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Crime novels for economists

Following up on this post by Noah Smith on economics in science fiction, Mark Palko writes on economics in crime fiction.

Just as almost all science fiction is ultimately about politics, one could say that just about all crime fiction is about economics.

But if I had to pick one crime novelist with an economics focus, I’d pick George V. Higgins. In one of his novels, his character Jerry Kennedy had a riff on the difference between guys who get a salary and guys who have to work for every dollar. But, really, almost all his novels are full of economics.


  1. Mark Palko says:

    I have a feeling that, if I went back and reread Hammett, Chandler, Thompson, etc. with this in mind, I’d find endless examples. On a related front, have we talked about the Hard Case imprint? They do an exceptional job digging up deserving but often forgotten authors like this fellow:
    Of Williams’s twenty-two novels, sixteen were paperback originals—eleven of them Gold Medals; he is described by Gorman as “the best of all the Gold Medal writers.”[8] Pulp historian Woody Haut calls Williams the “foremost practitioner”[9] of the style of suspense that typified American pulp literature from the mid-1950s through the early 1960s: “So prolific and accomplished a writer was Charles Williams that he single-handedly made many subsequent pulp culture novels seem like little more than parodies.”[10] Fellow hardboiled author John D. MacDonald cites him as one of the most undeservedly neglected writers of his generation.[11] O’Brien, singling him out as especially “overdue” for “wider appreciation,” describes Williams as a stylist consistently faithful to “the narrative values which make his books so entertaining and his present neglect so inexplicable.”[12]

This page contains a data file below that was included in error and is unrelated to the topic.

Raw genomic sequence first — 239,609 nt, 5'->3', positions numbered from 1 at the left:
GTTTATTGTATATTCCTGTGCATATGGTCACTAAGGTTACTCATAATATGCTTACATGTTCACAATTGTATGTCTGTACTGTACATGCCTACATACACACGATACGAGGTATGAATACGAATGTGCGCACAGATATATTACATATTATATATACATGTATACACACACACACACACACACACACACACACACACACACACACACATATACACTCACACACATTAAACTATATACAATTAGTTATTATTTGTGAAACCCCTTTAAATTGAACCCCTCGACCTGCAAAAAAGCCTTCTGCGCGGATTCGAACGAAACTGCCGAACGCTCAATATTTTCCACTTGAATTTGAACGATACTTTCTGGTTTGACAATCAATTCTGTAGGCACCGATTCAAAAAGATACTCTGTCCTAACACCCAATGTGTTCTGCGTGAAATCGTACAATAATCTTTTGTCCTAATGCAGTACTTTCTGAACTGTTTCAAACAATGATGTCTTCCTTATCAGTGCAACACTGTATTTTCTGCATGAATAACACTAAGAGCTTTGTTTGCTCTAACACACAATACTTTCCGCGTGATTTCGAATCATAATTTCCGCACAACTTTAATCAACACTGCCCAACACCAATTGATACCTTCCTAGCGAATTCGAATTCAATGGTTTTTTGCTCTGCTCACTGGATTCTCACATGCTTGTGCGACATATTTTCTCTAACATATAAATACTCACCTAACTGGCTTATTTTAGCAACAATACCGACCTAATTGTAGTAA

• WB says:

      Jim Thompson is probably the most diverse and complex of the original hardboiled writers. On the one hand, he wrote The Killer Inside Me and Pop. 1280–two books that provide unflinching portraits of sociopaths. What Coolridge said of Iago, that he was driven by “motiveless malignity,” is applicable to many of Thompsons’s protagonists. Economics and politics are irrelevant to understanding these characters. They are evil, pure and simple, and would act upon their evil impulses regardless of their socio-economic circumstances.

      On the other hand, Thompson also wrote Cropper’s Cabin, which provides a detailed examination of race, class, and the sharecropper community in Oklahoma. This novel is The Grapes of Wrath of crime fiction and ultimately is more focused on describing Okie society than on telling a taut suspense story.

      While Hammett and Chandler are phenomenal writers, they never produced the range of novels that Thompson did.

  2. maurile says:

    If you want crime novels with an economics focus, check out Marshall Jevons.

  3. merian says:

    Well, I’m not sure that all crime fiction is about “big” economics, but certainly a whole lot of crime fiction explores the socio-economics of living in a particular community and location. As probably a little whimsical choices I’d throw in Dorothy L. Sayers’ “Murder must advertise” and the whole series about European art history (and art markets) by Iain Pears (The Raphael Affair, The Titian Committee, The Bernini Bust, The Last Judgement, Giotto’s Hand, Death and Restoration, The Immaculate Deception).

  4. ezra abrams says:

    last time i reread some of the american classics, found Travis McGee unreadable, and greatly preferred Lew Archer and the nameless detective/sam spade to Raymond Chandler

    and Lew Archer isn’t about money or politics – it is about the sins of the father are visited unto the children

    And I thought the Higgens novels were about respect, about being a man; the first one is all about what happens when you are not a stand up guy

  5. Spooky says:

    The crime series that is the most about economics are the Nero Wolfe books, because that series is not really about mysteries, but about the business that solves them.

  6. ezra abrams says:

    i just recalled, isn’t there a series about a VP at a NYC bank ?
    like (thank you google)

  7. Helen Dewitt says:

    Which is the novel with riff?

  8. Helen Dewitt says:

    Sorry, just a wild surmise, but I take it the book in question was Penance for Jerry Kennedy.